She started by joking that colleagues were betting how long it would take for her to cry, and within seconds Jenny Macklin was in tears as she gave her final speech in Parliament.
She went on to deliver a powerful speech on inequality being behind much of the division occurring in our society.
It was a speech to close 23 years in Parliament, with her three adult children watching on from the public gallery.
And she could point to some significant change during that period, including that there were just four Labor women in Parliament when she joined, now the Labor party is almost 50 per cent female.
But she also noted the work to do.
Macklin started by discussing Indigenous Australians, saying “a lot has changed, but too much has not.”
She said we should be “determined to do more and do better”
“A good education is vital, so is healthcare, housing, employment, but so is pride in yourself, power in your own life, a sense of belonging and respect. That’s what the Indigenous voice to Parliament is all about.
“This could be a powerful, unifying new institution for our country. Something all of us can be proud of so, let’s get on with it.”
Macklin said that to everyday people, Canberra can seem a world away, and that Australians are losing faith in the institutions and systems that they have been told are there to protect them.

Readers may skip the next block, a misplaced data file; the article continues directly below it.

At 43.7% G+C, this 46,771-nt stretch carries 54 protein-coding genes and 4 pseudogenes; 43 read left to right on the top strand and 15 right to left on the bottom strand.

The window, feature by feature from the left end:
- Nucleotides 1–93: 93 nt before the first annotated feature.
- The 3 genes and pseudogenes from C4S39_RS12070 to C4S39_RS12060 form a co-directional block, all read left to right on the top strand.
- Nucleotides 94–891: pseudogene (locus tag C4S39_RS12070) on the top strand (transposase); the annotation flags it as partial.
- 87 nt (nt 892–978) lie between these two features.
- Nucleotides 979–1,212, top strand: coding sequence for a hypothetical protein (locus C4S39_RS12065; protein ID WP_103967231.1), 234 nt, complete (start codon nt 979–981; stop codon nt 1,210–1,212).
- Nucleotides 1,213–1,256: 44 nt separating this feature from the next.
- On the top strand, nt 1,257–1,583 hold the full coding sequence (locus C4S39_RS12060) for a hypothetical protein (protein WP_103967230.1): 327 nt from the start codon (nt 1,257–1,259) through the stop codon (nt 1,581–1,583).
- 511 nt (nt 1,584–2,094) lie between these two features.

“The system is rigged. The powerful people can do what they want, take what they want … There is one Australia for the few and another for the rest,” she said.
“I believe there is a common cause to the divisions and exclusions that exist in our society, it’s inequality.”
She said it’s the disadvantage gap, the opportunity gap and the “poverty of hope that inequality breeds”.
And she spoke of the “giant chasm” between the lives most Australians are living, and the lives of those in the institutions that are serving them.
“It’s bad enough for Australians to lose faith in us, it’s worse if they give up on us. We can not allow that to happen,” she said.
Macklin, who shared some of her highlights in government — including the passage of paid parental leave, the NDIS, the national apology and working with Kevin Rudd and Wayne Swan during the global financial crisis — also conceded that she had arrived in parliament “a little naive.”
She said the hardest thing about political life had been the time she missed with her children. She pointed to her three adult children in the gallery, and spoke about her grandchildren.
“I do recall being in a Cabinet meeting, only to be called by one of the boys that they couldn’t find their football ball boots. Whatever I was doing at the time was irrelevant.”
She also spoke about the “great gift of love and friendship” over 40 years with her partner Ross.
She pointed to Julie Bishop opposite, suggesting they had both “shared a a lot of instability in their political careers” that they didn’t anticipate.
Macklin said Anthony Albanese had her back for 23 years, that Linda Burney has “the biggest heart of all” and noted her friendship with Tanya Plibersek.
“I have enormous faith that the next Labor government will be a progressive, reforming government.”